Corporations do not act apart from the human beings within. An association just is its members. The people responsible for a “corporate” decision that violates the law can at least in many cases be identified, even if as scratched initials on the margins of a policy proposal. In fact, the police could charge a corporate official whose role the offending policy falls under even if that official had been negligent in not having kept up on the decision made by his or her subordinates. So coverage of responsibility is something that can be applied to particular people within the management of a company. Such coverage, if resulting in real jail time, would doubtless get managers’ attention rather quickly, as opposed to merely fining a company’s treasury. Unfortunately, Brazilian officials had a disincentive to implement such coverage with consequences with teeth, due to the countering pressure to attract businesses rather than repel their decision-makers.
 
Lest it be thought that creating an international body with the power to imprison executives of MNCs for crimes against an international code, the problem of how to enforce Brazil’s law on an international organization (e.g., Google) would go unanswered. One “consensus” global code would not touch on the regional and local specificities in criminal law. That people in Brazil were offended by a video does not mean that a global consensus would necessarily emerge in favor of criminalizing the video. For one thing, some governments support free speech even on opinions that are offensive to a majority.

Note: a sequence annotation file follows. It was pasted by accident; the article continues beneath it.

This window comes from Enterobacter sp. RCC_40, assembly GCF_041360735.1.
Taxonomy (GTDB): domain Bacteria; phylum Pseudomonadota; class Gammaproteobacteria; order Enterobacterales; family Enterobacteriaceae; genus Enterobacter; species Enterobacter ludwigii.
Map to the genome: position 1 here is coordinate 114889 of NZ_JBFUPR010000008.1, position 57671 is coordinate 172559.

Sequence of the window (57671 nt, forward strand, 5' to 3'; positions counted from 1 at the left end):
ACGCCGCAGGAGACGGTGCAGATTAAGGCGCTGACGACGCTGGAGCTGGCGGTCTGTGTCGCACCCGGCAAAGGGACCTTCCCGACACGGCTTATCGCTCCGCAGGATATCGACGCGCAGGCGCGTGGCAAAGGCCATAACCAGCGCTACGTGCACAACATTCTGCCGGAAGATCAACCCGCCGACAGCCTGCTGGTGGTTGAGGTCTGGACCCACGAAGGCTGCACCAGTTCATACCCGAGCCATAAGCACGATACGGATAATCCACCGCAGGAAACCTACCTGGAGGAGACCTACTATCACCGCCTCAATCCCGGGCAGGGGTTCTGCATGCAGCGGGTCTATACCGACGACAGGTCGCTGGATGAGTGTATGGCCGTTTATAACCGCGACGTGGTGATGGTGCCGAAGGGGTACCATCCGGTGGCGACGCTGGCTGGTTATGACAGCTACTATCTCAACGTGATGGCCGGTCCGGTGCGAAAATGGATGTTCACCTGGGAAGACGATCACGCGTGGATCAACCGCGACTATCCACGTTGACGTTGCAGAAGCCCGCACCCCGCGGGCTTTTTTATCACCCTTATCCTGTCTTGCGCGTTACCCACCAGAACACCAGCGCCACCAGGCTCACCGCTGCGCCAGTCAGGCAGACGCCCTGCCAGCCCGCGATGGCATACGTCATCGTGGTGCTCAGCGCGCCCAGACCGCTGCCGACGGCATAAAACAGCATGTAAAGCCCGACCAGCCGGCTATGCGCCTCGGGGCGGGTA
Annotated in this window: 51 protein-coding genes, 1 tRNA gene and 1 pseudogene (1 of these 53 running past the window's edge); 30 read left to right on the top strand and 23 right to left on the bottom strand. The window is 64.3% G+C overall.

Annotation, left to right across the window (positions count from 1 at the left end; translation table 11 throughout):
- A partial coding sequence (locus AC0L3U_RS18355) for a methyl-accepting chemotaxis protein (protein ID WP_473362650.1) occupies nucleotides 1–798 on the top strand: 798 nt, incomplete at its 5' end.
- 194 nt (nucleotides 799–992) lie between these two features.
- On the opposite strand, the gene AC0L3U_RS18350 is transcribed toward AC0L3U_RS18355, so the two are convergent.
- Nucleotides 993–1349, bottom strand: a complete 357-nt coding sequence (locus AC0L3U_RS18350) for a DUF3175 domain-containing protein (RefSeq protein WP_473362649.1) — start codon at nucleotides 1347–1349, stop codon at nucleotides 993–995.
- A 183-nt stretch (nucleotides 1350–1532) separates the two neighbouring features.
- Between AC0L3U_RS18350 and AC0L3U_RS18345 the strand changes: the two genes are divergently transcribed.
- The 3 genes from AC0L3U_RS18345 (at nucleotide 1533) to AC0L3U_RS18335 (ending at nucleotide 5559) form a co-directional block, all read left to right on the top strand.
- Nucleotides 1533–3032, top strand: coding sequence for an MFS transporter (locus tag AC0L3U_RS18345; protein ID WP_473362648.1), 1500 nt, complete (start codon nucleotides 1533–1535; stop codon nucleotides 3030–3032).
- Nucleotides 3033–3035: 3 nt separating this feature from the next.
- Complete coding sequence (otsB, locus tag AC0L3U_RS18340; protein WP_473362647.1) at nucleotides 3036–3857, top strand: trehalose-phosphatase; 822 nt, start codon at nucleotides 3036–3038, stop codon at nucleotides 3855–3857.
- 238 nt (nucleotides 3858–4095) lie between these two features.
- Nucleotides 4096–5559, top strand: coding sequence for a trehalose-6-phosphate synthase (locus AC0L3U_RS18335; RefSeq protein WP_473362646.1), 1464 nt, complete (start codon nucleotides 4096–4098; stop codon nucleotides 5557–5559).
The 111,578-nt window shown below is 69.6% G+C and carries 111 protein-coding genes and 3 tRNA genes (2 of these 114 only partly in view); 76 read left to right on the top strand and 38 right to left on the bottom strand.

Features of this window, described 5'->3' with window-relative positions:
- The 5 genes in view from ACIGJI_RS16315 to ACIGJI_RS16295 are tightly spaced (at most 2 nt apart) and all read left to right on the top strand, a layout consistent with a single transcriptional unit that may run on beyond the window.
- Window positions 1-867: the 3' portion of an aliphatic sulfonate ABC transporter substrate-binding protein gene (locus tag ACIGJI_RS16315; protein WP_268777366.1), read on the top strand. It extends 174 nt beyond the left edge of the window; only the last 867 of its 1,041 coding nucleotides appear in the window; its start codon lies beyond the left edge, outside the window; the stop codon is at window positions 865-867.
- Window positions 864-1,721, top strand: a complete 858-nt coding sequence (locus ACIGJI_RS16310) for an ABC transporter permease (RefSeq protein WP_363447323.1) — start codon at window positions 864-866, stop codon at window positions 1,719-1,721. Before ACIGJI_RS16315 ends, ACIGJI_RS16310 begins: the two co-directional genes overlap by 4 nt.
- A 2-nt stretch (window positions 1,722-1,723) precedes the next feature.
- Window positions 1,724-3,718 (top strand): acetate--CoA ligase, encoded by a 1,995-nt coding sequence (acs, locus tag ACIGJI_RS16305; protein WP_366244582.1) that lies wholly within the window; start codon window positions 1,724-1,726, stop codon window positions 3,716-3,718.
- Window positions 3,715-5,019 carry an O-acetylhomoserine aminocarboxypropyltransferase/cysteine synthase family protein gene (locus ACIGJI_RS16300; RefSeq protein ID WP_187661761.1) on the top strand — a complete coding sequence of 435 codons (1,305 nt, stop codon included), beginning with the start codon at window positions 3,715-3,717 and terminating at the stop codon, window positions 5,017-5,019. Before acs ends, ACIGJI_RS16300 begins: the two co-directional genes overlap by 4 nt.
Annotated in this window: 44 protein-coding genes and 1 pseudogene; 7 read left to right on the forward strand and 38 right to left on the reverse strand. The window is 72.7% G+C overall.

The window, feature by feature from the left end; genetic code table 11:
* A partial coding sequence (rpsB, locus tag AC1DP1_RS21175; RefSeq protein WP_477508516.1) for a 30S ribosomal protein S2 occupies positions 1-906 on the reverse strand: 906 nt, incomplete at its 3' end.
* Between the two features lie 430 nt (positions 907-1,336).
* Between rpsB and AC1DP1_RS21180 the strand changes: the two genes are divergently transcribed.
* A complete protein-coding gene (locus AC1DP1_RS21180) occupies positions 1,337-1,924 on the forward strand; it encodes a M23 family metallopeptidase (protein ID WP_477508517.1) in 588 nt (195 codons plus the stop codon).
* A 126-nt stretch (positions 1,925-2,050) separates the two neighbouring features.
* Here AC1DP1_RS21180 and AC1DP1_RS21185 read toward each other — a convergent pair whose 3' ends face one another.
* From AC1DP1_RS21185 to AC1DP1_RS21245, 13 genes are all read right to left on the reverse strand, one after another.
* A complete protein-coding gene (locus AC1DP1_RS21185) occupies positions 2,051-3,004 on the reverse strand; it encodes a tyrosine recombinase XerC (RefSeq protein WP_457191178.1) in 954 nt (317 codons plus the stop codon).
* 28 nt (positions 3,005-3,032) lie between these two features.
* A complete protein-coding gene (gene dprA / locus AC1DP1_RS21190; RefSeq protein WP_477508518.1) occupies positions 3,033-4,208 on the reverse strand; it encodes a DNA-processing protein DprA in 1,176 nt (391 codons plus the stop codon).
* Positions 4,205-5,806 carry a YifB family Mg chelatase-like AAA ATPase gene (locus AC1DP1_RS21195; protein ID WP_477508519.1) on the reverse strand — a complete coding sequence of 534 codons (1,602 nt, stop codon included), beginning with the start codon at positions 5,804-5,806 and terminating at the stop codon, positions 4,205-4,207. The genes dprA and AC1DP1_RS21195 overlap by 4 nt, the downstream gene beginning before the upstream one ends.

The problem can be said to be that of cultural particularity vs. economic globalization. Both are viable and thus must be recognized. Multinational corporations must legally at least be multi-domestic in responding to cultural-legal particulars even while being the instruments of efficient international competition. Both values are legitimate, and yet they are in conflict at least in terms of the enforcement of local law. Statesmanship on behalf of such law even at the risk of losing a potential foreign business investing in local jobs is unfortunately all too rare, given the countervailing greed involved in attracting suitors away from other potential hosts.
 
All too often, leadership is gloss for greed rather than based on standards and principle. Put another way, the “principle” of efficient comparative advantage is often used by self-promoting governments as a means of obfuscating the real selling-out of the country’s own laws, which in turn ideally reflect moral values that are held by society. The question is perhaps whether governance structures geared to real accountability for business practitioners can be designed to counter the hegemony of greed over principled leadership. The political influence of the practitioners and their respective corporate treasuries over the governance itself—the creature coming to dominate its Creator—compounds the difficulty and suggests that it is no accident that corporate executives rarely see jail time.

Source:

Jeff Fick and John Lyons, “Google’s Brazil ChiefDetained; Court Bans Anti-Islam Video,” The Wall Street Journal, September 27, 2012.